A snake sunning on a log I found on one of my trips.

A snake sunning on a log I found on one of my trips.

I’ve seen some weird things, such as muskrats diving in deep pools and blue herons skimming the water in front of my boat.  I’ve tipped over in snake infested waters and have been scared out of my wits by large fish jumping next to the canoe.  I’ve developed a healthy respect for wildlife and the world we share with it.

In the 4 years I’ve been paddling, I’ve never gone looking for anything.  Well, occasionally a snake or two, but I’ve been focused entirely on the trip and not the sights.  But something has been brewing in the back of my mind and I finally acted on it.

There have been rumors of alligators living successfully in North Alabama for a while.  Most biologists will tell you that it isn’t possible for Alligators to survive our occassionally harsh winters and lack of suitable habitat.  Yet sightings continue, including a recently captured gator in DeKalb County this year and a gator found in a pond in Morgan County last year.

Ultimately it was a post to Loren Coleman’s blog, Cryptomundo, that prompted me to action.  Coleman is one of the premier cryptozoologists, and he writes on all things weird and wonderful.  He posted about out of place gators found around North America, and it included the following:

On Friday, June 5, 2009, The DeKalb County Animal Adoption Center in Alabama got quite a surprise when someone dropped off an alligator (above). Director Leslie Johnson told the local paper it’s the first exotic animal the center has received.

“A man brought it in the back of his truck,” Johnson said. “He said he found it on U.S. 11, and that’s all we know.”

Johnson said she is unsure where the 2-foot gator came from. Little River Superintendent John Bundy said it is unlikely the gator is from the area. State Lake Supervisor Jack Turner said there are gators native to central and South Alabama but not North Alabama.

“It’s a bit too far north and a bit too high in altitude for alligators in North Alabama,” Turner said. Turner said the reports of alligators in North Alabama are sporadic and there is no reason for him to believe there is a population of the reptiles in the area. Lt. Michael Casalini with the Alabama Department of Conservation and Natural Resources said if alligators were breeding in DeKalb County, there would be more sightings.

–Loren Coleman, Cryptomundo

Is State Lake Supervisor Jack Turner correct?  Perhaps, but there are plenty of sightings in Madison and Morgan county indicating that there may be a breeding population there.  And there is at least one KNOWN alligator living wild in North Alabama in Madison County.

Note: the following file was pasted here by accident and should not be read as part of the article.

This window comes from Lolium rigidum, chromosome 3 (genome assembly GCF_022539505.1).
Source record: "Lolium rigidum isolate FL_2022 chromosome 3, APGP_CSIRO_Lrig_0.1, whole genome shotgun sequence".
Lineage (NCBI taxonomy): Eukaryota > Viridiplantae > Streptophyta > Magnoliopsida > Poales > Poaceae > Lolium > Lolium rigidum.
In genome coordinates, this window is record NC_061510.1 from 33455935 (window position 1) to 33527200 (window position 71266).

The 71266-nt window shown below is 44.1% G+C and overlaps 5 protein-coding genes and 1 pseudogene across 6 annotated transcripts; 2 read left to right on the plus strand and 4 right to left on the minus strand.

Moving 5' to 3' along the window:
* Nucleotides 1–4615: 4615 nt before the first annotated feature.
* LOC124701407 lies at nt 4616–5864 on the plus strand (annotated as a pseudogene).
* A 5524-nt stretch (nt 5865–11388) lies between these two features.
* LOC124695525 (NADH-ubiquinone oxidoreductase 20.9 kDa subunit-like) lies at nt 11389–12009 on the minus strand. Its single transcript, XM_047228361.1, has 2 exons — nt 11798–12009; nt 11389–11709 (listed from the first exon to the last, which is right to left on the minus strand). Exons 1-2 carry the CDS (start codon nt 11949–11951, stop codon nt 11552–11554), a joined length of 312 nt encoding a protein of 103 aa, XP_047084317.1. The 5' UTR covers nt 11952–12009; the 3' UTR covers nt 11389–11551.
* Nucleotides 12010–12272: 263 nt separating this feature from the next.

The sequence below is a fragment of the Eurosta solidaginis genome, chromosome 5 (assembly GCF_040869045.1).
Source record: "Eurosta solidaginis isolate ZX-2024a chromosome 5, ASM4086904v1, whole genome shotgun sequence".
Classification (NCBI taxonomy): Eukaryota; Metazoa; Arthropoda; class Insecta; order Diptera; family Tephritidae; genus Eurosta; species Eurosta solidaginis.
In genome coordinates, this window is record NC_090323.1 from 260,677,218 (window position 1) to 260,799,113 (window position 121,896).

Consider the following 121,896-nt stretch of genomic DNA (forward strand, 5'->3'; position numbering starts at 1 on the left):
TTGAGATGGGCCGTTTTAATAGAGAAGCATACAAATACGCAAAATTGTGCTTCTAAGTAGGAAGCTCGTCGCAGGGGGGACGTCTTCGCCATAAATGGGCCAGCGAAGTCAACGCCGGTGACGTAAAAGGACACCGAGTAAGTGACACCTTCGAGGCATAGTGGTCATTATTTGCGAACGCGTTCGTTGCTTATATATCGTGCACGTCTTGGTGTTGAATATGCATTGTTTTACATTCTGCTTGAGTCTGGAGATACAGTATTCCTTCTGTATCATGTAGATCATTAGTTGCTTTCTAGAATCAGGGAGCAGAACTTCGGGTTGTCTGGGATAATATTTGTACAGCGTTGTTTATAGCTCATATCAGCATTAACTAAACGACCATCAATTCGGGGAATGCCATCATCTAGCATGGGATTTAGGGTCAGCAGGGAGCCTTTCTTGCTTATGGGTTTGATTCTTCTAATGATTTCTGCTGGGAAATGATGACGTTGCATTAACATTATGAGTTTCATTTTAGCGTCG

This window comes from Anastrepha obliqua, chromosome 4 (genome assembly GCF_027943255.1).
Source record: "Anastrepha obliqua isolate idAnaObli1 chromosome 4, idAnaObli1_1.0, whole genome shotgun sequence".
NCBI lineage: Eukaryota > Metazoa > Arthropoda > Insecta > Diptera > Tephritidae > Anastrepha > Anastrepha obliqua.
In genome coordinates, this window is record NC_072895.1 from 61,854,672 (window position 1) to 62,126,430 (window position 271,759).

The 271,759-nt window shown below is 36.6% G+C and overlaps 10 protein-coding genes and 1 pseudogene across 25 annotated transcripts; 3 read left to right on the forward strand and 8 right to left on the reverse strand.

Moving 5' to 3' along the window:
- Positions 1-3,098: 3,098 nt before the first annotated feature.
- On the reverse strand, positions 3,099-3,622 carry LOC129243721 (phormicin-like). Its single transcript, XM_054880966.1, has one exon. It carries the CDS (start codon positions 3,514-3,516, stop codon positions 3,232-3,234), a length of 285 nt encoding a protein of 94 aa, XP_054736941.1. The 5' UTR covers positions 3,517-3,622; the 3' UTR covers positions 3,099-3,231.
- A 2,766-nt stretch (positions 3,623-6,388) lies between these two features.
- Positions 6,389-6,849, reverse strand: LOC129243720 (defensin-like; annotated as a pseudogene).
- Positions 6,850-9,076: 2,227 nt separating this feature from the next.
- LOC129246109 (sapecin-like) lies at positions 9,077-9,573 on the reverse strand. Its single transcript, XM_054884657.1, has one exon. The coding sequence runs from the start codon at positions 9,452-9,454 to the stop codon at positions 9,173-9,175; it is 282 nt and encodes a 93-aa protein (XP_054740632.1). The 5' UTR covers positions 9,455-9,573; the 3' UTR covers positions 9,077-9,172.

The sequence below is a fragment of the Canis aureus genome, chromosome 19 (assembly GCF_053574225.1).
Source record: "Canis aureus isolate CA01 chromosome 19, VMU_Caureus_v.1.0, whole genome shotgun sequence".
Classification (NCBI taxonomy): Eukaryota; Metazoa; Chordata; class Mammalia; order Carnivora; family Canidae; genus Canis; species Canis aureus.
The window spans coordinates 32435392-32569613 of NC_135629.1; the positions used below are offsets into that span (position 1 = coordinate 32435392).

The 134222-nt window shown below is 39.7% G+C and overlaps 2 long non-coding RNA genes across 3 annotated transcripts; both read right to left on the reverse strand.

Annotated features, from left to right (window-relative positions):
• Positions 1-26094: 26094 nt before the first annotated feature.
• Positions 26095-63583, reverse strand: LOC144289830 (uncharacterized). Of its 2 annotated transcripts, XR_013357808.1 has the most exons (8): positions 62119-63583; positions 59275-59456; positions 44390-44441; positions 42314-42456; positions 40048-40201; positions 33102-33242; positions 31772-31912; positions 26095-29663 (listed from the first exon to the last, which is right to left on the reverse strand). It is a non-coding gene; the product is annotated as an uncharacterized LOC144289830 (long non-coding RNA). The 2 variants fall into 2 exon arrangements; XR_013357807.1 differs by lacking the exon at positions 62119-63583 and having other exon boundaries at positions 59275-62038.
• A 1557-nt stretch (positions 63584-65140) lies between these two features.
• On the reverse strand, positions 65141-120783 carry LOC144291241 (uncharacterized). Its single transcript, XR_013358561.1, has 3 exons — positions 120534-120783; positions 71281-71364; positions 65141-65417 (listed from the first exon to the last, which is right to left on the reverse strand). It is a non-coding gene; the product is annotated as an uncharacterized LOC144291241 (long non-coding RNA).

“Stumpy” lives on Redstone Arsenal, the area’s primary employer.  Stumpy crawls out onto one of the test ranges at the army base and gets his picture taken now and again.  He’s a big fellow, and missing part of his tail, hence the name.  If you work on post, you’ll see his picture in the Redstone Rocket now and again.

So if Stumpy is real, why can’t these other sightings be real?  Where would a breeding population of Alligators live in North Alabama?

If the rumors are true, the perfect place exists between Huntsville and Decatur, in the Wheeler Federal Wildlife Refuge.  If you visit there page, you won’t find alligators listed among the regular inhabitants, but buried on the FAQ’s page is this little tidbit:

Although seldom seen, American alligators do inhabit the Refuge. In the 1970’s, the alligator population had been reduced drastically, so 50 alligators were released here in an effort to help restore the species which at that time was federally listed as threatened. An estimated 40-50 alligators currently inhabit Wheeler NWR and at least one active nest was located during the summer of 2001.

—Wheeler Federal Wildlife Refuge website

My First Trip Gator Hunting in Wheeler National Wildlife Refuge

My First Trip Gator Hunting in Wheeler National Wildlife Refuge

An active nest in 2001?  Now since 1980, we’ve had several harsh winters.  And yet the population has stayed stable?  I’m not sure I buy this.  In fact, I believe, with nothing to back me up, that the population is larger than this and that they are breeding successfully.  Our summers are warm enough, our winters are typically mild enough and the American Alligator can survive up to two years without food, and can go dormant for long periods of time without moving, a sort of hibernation.

If you see this rig running around North Alabama, it isn't a clown car.  That's me looking for gators!

If you see this rig running around North Alabama, it isn't a clown car. That's me looking for gators!

Now I’m not suggesting that the refuge is teeming with alligators, but I do think the population is growing and spreading.  And besides, no one around here believes the alligator stories.  Everyone looks at me like I’m nuts when I mention the possibility of seeing a alligator from my canoe in North Alabama.

Well this is my birth month, and the presents came a little early.  I got a new paddle and a waterproof digital camera.  I’ve got a GPS system, thanks to my nifty iPhone, and it all seems to have come together.  I could go look for these gators on my own, take a picture, record the GPS data and possibly find a nest.  Or two.  Or three.  Prove that the Gators are growing.

So this past Sunday I started the project.  I went out to Arrowhead Landing, put my canoe in the water, grabbed my new paddle, and headed out in search of alligator.  But I made a lot of mistakes, most of them before I ever put the canoe in the water.  So while I had a wonderful paddle, I didn’t turn up any alligators at all.  Well, one possibility but that’s another story.

Stay tuned for an update on the first trip out and about on Wheeler National Wildlife Refuge.